Greenbury 'breached guide' over Lloyds TSB bosses' pay
Tuesday 08 April 1997
Some shareholders who intend to go to the Lloyds TSB annual meeting on 15 April plan to ask why the company's board are allowed to set their own pay instead of leaving the issue in the hands of a remuneration committee.
Feelings have been running high since it was revealed chief executive Peter Ellwood had been awarded a 1996 bonus of pounds 679,000, bringing his total remuneration package to pounds 1.2m. While the Greenbury report suggested a remuneration committee should be the final arbiter of pay, at Lloyds TSB it is the board which takes a final decision after advice from a pay committee.
Last night Sir Richard insisted his Greenbury report offered only recommendations that should not be taken as hard and fast rules to be implemented whatever the situation.
He said: "What I wanted [with the Greenbury report] was to ensure there was an adequate level of discussion so that shareholders had transparency and could question those who set executive pay levels."
Sir Richard believed that the practice at Lloyds TSB worked well. He thought it unlikely there would be any complaints from large shareholders.
But this failed to pacify some of the company's smaller investors.
Michael Napier, one shareholder whose proxy will raise the issue next week said: "I think it is absolutely disgraceful. Sir Richard is a member of the board and yet he has not done anything to bring Lloyds TSB pay practices in line with his own report and stock market recommendations." The UK Shareholders Association also expressed concern.
But a spokeswoman for the bank said it was much more democratic for the full board of 16 non-executive directors to take the ultimate decision on pay.
- 1 Tunisia hotel attack: Locals form 'human shield' to protect hotel from gunman Seifeddine Rezgui
- 2 David Cameron refers to 83-year-old Labour MP Dennis Skinner as 'Jurassic Park'
- 3 Alton Towers Air breaks down: 80 people stuck on broken down Monorail during heatwave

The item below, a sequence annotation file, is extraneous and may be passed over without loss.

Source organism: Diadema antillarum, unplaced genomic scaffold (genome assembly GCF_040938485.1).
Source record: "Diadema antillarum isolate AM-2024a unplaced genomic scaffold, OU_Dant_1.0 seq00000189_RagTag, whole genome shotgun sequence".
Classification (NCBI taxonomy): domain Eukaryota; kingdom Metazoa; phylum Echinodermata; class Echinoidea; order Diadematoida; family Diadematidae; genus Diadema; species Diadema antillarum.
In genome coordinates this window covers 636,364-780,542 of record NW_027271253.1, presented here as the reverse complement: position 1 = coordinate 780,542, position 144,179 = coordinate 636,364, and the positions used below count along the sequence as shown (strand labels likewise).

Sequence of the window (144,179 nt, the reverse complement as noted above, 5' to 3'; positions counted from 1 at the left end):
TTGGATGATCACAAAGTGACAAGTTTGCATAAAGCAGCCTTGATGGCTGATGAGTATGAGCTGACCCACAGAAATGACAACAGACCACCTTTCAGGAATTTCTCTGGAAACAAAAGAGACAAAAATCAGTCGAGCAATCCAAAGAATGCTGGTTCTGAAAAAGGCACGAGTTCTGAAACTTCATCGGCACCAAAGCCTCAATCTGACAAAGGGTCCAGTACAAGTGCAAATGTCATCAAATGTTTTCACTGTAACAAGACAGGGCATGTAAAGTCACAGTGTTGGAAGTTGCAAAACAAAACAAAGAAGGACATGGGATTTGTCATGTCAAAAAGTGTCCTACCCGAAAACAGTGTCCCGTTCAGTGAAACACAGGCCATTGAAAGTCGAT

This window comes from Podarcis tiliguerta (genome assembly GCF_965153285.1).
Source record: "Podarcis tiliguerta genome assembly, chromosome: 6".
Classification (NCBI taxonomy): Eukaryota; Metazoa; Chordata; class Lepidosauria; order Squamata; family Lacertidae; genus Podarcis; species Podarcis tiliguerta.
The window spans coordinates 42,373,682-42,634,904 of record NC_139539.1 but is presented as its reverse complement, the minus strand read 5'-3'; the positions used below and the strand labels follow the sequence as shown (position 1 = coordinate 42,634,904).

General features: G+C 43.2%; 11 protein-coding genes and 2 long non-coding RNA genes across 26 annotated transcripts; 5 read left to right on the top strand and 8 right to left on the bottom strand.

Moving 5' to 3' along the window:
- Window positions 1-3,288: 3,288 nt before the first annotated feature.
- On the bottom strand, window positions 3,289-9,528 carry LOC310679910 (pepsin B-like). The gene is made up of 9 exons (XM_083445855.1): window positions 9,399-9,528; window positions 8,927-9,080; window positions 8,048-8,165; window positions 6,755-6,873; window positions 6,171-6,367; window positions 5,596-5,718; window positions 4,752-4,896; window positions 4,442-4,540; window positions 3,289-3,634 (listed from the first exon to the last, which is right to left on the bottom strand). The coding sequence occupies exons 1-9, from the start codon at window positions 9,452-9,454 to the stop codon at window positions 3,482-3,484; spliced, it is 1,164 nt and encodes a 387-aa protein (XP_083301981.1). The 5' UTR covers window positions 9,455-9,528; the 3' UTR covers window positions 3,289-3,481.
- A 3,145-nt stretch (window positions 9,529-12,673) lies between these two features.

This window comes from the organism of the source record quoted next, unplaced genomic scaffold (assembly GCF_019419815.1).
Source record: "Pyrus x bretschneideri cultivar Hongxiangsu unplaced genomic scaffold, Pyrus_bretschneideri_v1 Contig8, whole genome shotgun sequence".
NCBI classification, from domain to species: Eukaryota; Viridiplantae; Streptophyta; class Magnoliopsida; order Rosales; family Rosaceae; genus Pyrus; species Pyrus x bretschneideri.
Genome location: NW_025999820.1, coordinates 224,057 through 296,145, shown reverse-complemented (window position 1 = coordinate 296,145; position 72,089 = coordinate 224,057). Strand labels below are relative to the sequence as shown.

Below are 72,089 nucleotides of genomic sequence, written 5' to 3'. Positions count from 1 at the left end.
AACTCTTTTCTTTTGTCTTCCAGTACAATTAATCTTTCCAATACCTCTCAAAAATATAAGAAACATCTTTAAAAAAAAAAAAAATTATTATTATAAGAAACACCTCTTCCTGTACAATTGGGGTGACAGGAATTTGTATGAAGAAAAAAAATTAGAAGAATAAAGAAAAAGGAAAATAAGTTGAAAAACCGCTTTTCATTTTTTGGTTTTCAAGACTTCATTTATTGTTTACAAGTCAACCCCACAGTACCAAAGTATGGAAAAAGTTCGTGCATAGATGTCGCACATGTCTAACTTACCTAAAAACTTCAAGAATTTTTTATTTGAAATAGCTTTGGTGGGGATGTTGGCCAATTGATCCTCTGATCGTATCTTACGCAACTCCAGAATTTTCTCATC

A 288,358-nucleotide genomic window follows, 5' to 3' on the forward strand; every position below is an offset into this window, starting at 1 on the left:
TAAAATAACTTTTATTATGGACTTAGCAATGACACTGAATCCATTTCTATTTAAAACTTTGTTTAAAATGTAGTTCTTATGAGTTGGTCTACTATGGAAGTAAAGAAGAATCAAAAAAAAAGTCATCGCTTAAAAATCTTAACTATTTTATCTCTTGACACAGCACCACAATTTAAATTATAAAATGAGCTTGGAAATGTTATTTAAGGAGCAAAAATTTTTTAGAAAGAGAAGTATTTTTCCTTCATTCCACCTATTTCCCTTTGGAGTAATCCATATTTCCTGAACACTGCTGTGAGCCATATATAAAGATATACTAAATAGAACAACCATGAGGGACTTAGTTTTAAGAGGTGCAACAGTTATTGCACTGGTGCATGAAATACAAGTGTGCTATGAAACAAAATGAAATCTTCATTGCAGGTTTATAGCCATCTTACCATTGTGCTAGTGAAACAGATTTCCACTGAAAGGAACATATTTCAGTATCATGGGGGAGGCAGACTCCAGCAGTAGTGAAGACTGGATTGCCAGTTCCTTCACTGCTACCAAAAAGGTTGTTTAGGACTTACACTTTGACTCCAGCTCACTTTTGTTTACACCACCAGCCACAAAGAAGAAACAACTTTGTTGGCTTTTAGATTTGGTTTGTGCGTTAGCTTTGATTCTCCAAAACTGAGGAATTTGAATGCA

- 4 German ethics council calls for incest between siblings to be legalised by Government
- 5 Alwaleed bin Talal: Saudi Prince to donate entire $32bn fortune to charity
Tunisia hotel attack: Locals form 'human shield' to protect hotel from gunman Seifeddine Rezgui
The map showing the most dangerous tourist destinations in Europe, according to the Foreign Office
German ethics council calls for incest between siblings to be legalised by Government
Alwaleed bin Talal: Saudi Prince to donate entire $32bn fortune to charity
Forget little green men – aliens will look like humans, says Cambridge University evolution expert
The moment a Queen's Guard soldier lost it and drew his gun at annoying tourist
Greece crisis: IMF was pushed around by Angela Merkel and Nicholas Sarkozy – and now it is being humiliated
Greece crisis: The wider lesson is that it’s time to abandon this failed experiment in currencies
'I wish the BBC would stop calling it Islamic State' – David Cameron unleashes frustration at broadcaster
Girl, 7, stares down hate preacher at Ohio festival with pro-LGBT rainbow flag gesture
They are neither a 'state' nor 'Islamic': Why we shouldn't call them Isis, Isil or IS
iJobs Money & Business
£15000 - £17000 per annum: Recruitment Genius: This company offers a range of ...
£15000 - £16000 per annum: Recruitment Genius: Customer Service Advisors are r...
£20000 - £25000 per annum + OTE £45K: SThree: SThree were established in 1986....
£40000 - £60000 per annum: Recruitment Genius: A Compliance Manager is require...